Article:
Arnold Abbott, the soft-spoken lifelong activist, has died — five years after he drew international attention for feeding the homeless despite threats he’d be jailed.
Abbott, of Fort Lauderdale, died Friday at age 94, according to his caretaker and his attorney.
Abbott began feeding the homeless on Fort Lauderdale’s beach in 1991, although it was illegal to provide such a social service on the beach. Years later, the city demanded he stop, but he refused, saying he and his corps of volunteers had a right to feed the homeless so they could eat on the beach like anyone else.
“I’ve been fighting injustice all my life,” Abbott told the South Florida Sun Sentinel in 1999 after a showdown with police. ”I was always taught I am my brother’s keeper. I’m a fighter.”
His defiance put the city in a pickle because it wouldn’t look good to actually follow through on its threats. “I don’t want to prosecute him,” the city’s prosecutor said in 1999. “He wanted to be carted off and be a martyr. We’re not going to do it.”
‘Love and respect’
Abbott’s crusade to help others again drew attention in 2014, when Fort Lauderdale passed another ordinance putting new restrictions on feeding the homeless in public. Those distributing food were required to provide portable toilets if restrooms aren’t available, and Abbott was ticketed while dishing out food at a park.
He faced up to 60 days in jail or up to a $500 fine, and the news media coverage went viral, attracting French and Russian news crews, among others, recalls his lawyer, John David. “Treat everybody with love and respect. That’s what he really believed,” David said.
Laura Hansen, the CEO of the Coalition To End Homelessness, said Abbott’s standing up to the government was “something few people have the strength to do.”
“You have to be a certain kind of person willing to go up against the city and the county all the time,” she said. “Arnold was ‘OK, take me to jail.’ He was willing to, if he was going to go out there and break the law. Every time they passed a law prohibiting him from feeding he’d feed anyway,”
He fought hard for the rights of the homeless and the rights of the disenfranchised “and with him gone I don’t know who is left that could stand up to the city,” Hansen said.
Born in Beverly, Mass., Abbott was attending the University of Pennsylvania in 1941 when the U.S. entered World War II. He dropped his pre-med studies to enlist and ended up in the infantry, seeing action in North Africa and Italy. He was awarded two Purple Hearts.
‘Not afraid of the police’
Returning to Pennsylvania after the war, Abbott was a political activist for 18 years in suburban Philadelphia, fighting for civil rights, fair housing and other causes.
In the 1960s, he headed to Mississippi to register blacks to vote, driving them to the courthouse.
“That’s why I’m not afraid of the police,” he told the Sun Sentinel in 1999. “We were forced off the road a couple of times. I had the KKK on my back.”
He was a delegate to the Democratic National Convention in 1964 and 1968. In the 1960s, The Philadelphia Inquirer reported how Abbott was the first Democrat to be elected a township commissioner in one region.
He moved to Broward County in 1970, opened a jewelry store, and continued his push to change the world.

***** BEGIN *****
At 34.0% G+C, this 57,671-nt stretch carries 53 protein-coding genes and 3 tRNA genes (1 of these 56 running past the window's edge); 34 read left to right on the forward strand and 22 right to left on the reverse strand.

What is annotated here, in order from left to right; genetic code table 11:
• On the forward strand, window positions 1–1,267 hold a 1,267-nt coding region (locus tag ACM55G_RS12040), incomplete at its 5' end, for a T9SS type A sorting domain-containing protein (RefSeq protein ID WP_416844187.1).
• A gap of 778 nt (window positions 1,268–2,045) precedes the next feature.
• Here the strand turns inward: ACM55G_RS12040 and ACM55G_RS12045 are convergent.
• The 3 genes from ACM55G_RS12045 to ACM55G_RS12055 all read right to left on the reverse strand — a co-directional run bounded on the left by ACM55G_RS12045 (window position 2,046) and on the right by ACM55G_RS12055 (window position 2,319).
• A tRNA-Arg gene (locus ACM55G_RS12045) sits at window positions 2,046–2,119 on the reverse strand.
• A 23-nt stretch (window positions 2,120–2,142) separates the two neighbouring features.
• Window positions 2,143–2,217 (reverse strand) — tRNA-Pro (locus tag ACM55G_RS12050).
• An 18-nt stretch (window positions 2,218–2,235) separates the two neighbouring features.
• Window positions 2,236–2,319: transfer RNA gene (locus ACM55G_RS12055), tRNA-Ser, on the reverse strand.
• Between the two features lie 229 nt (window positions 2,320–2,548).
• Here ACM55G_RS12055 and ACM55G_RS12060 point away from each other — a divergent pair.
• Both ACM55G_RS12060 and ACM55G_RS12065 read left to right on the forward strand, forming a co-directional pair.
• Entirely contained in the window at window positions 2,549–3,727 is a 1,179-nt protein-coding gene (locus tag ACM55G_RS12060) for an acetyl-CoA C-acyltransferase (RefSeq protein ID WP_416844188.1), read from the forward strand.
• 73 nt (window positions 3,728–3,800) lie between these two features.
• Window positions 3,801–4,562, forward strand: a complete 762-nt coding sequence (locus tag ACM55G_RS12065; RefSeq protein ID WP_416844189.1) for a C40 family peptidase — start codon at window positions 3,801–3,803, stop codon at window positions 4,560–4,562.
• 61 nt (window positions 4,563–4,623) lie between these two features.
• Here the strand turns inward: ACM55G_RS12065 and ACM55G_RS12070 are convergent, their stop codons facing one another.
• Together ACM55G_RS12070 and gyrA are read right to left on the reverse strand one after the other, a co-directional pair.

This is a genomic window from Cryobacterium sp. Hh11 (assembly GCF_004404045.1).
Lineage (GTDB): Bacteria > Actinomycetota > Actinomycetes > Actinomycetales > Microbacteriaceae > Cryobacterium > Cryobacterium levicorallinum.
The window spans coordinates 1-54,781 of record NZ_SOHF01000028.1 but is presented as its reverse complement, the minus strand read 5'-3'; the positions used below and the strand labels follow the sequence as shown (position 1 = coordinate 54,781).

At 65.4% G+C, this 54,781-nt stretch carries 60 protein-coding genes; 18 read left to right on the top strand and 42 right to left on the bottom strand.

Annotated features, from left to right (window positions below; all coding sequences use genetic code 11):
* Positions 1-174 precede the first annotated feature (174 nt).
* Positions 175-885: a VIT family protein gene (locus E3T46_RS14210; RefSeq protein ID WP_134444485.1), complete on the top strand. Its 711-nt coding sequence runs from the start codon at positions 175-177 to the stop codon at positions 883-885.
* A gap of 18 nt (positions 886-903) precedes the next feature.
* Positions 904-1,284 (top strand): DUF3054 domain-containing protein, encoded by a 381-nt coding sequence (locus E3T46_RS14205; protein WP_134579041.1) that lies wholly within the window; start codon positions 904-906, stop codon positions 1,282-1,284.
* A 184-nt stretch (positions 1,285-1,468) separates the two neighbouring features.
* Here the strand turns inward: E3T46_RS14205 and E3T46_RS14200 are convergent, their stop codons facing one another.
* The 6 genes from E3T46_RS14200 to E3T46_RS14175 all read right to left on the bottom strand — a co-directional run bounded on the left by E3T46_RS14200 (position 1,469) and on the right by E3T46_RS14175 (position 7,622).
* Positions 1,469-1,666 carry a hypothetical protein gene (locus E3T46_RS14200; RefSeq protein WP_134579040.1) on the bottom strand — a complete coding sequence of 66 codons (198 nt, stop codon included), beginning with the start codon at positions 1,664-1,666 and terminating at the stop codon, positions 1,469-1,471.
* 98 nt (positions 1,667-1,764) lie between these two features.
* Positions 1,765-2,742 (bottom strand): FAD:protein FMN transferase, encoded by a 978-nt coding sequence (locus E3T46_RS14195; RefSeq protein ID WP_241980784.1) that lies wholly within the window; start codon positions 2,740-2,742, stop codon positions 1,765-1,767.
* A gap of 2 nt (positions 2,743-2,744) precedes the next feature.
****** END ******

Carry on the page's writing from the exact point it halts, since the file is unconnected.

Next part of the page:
Abbott formed the Love Thy Neighbor feeding program in memory of his fifth wife, Maureen, who died in 1991 from a fall at the couple’s home when she was 40. He said she had pointed out the desperate faces of Fort Lauderdale’s homeless and encouraged him to spend money on food for those on the streets.
In 2000 he successfully sued the city, saying feeding was his religious right. He had a religion professor from Palm Beach Atlantic College testify that the world’s three major religions all require charity to the poor. Abbott, who is Jewish, said he followed the teachings of Jesus.
“I told you God is on our side, but he’s not subpoena-able,” Abbott gleefully told the Sun Sentinel.
In 2014, attorneys for Abbott challenged new city ordinances on constitutional grounds, and the city stopped enforcing them, in part because of the negative publicity.
In December 2014, Abbott was named “Advocate of the Year” by the Congressional Hunger Center and the National Coalition for the Homeless.
While his supporters had likened him to a rebel and do-gooder, other homeless advocates had said he who could have still cared for the homeless with a less in-your-face approach.
Former Mayor Jack Seiler defended the city’s laws to the Sun Sentinel in 2014.
“I’m not satisfied with having a cycle of homeless in the city of Fort Lauderdale,” he said at the time. “Providing them with a meal and keeping them in that cycle on the street is not productive.”
On Friday, Seiler said he knew that Abbott “meant well” and “had very good intentions.”
“I never questioned his desire to help those less fortunate. My issue is I just wanted him to do it in compliance with the laws. Listen, he wanted to help people, and he did help people and it was very admirable. My issue was if he’s going to feed, let’s feed in a sanitary, safe location and preferably, let’s do it indoors at a church or a kitchen.”
Abbott never cared one way or the other.
“If you stand for anything, half are going to hate you and half are going to love you,” Abbott told the newspaper at the height of the controversy. “Everybody loves you, you accomplish nothing.”
He is survived by four children, Pam Trimble, of Barto, Pa.; Robert Abbott, of Barto, Pa.; Tara Abbott, of Fort Lauderdale; Andrew Abbott, of Austin, Texas; two grandchildren and two great grandchildren.
Trimble confirmed there would not be a funeral or service since her father did not want either. “He felt that would be too self-important,” explained David, his attorney.